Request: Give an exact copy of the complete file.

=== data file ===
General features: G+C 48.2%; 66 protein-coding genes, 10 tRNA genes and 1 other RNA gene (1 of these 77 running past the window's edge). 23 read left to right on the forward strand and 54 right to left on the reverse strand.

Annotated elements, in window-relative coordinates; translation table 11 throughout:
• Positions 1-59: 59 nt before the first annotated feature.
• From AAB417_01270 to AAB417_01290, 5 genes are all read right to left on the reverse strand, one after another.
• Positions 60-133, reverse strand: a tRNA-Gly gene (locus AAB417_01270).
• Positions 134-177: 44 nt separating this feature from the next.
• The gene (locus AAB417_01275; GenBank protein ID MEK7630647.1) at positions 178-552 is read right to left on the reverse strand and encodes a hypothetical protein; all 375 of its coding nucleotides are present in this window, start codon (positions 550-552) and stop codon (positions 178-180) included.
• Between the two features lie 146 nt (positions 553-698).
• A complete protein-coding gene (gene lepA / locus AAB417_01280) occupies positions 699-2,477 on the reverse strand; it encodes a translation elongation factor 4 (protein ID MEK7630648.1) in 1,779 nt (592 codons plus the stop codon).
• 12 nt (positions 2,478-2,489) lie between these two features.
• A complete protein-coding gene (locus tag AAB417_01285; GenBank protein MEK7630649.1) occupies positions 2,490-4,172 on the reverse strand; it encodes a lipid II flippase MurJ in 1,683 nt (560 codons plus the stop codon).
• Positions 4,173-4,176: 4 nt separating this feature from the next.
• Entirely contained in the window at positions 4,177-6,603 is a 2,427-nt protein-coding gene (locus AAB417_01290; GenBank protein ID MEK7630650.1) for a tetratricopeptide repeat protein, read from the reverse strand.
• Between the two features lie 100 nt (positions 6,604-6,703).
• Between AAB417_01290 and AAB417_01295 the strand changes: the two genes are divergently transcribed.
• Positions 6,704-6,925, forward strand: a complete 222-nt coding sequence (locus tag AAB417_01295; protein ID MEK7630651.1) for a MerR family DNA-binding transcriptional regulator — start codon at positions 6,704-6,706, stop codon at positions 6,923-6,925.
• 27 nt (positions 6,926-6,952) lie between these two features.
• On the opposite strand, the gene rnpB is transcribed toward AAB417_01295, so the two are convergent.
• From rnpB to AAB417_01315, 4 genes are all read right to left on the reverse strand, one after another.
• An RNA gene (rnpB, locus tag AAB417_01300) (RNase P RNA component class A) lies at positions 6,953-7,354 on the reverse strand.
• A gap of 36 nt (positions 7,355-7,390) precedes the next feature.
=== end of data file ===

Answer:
General features: G+C 48.2%; 66 protein-coding genes, 10 tRNA genes and 1 other RNA gene (1 of these 77 running past the window's edge). 23 read left to right on the forward strand and 54 right to left on the reverse strand.

Annotated elements, in window-relative coordinates; translation table 11 throughout:
• Positions 1-59: 59 nt before the first annotated feature.
• From AAB417_01270 to AAB417_01290, 5 genes are all read right to left on the reverse strand, one after another.
• Positions 60-133, reverse strand: a tRNA-Gly gene (locus AAB417_01270).
• Positions 134-177: 44 nt separating this feature from the next.
• The gene (locus AAB417_01275; GenBank protein ID MEK7630647.1) at positions 178-552 is read right to left on the reverse strand and encodes a hypothetical protein; all 375 of its coding nucleotides are present in this window, start codon (positions 550-552) and stop codon (positions 178-180) included.
• Between the two features lie 146 nt (positions 553-698).
• A complete protein-coding gene (gene lepA / locus AAB417_01280) occupies positions 699-2,477 on the reverse strand; it encodes a translation elongation factor 4 (protein ID MEK7630648.1) in 1,779 nt (592 codons plus the stop codon).
• 12 nt (positions 2,478-2,489) lie between these two features.
• A complete protein-coding gene (locus tag AAB417_01285; GenBank protein MEK7630649.1) occupies positions 2,490-4,172 on the reverse strand; it encodes a lipid II flippase MurJ in 1,683 nt (560 codons plus the stop codon).
• Positions 4,173-4,176: 4 nt separating this feature from the next.
• Entirely contained in the window at positions 4,177-6,603 is a 2,427-nt protein-coding gene (locus AAB417_01290; GenBank protein ID MEK7630650.1) for a tetratricopeptide repeat protein, read from the reverse strand.
• Between the two features lie 100 nt (positions 6,604-6,703).
• Between AAB417_01290 and AAB417_01295 the strand changes: the two genes are divergently transcribed.
• Positions 6,704-6,925, forward strand: a complete 222-nt coding sequence (locus tag AAB417_01295; protein ID MEK7630651.1) for a MerR family DNA-binding transcriptional regulator — start codon at positions 6,704-6,706, stop codon at positions 6,923-6,925.
• 27 nt (positions 6,926-6,952) lie between these two features.
• On the opposite strand, the gene rnpB is transcribed toward AAB417_01295, so the two are convergent.
• From rnpB to AAB417_01315, 4 genes are all read right to left on the reverse strand, one after another.
• An RNA gene (rnpB, locus tag AAB417_01300) (RNase P RNA component class A) lies at positions 6,953-7,354 on the reverse strand.
• A gap of 36 nt (positions 7,355-7,390) precedes the next feature.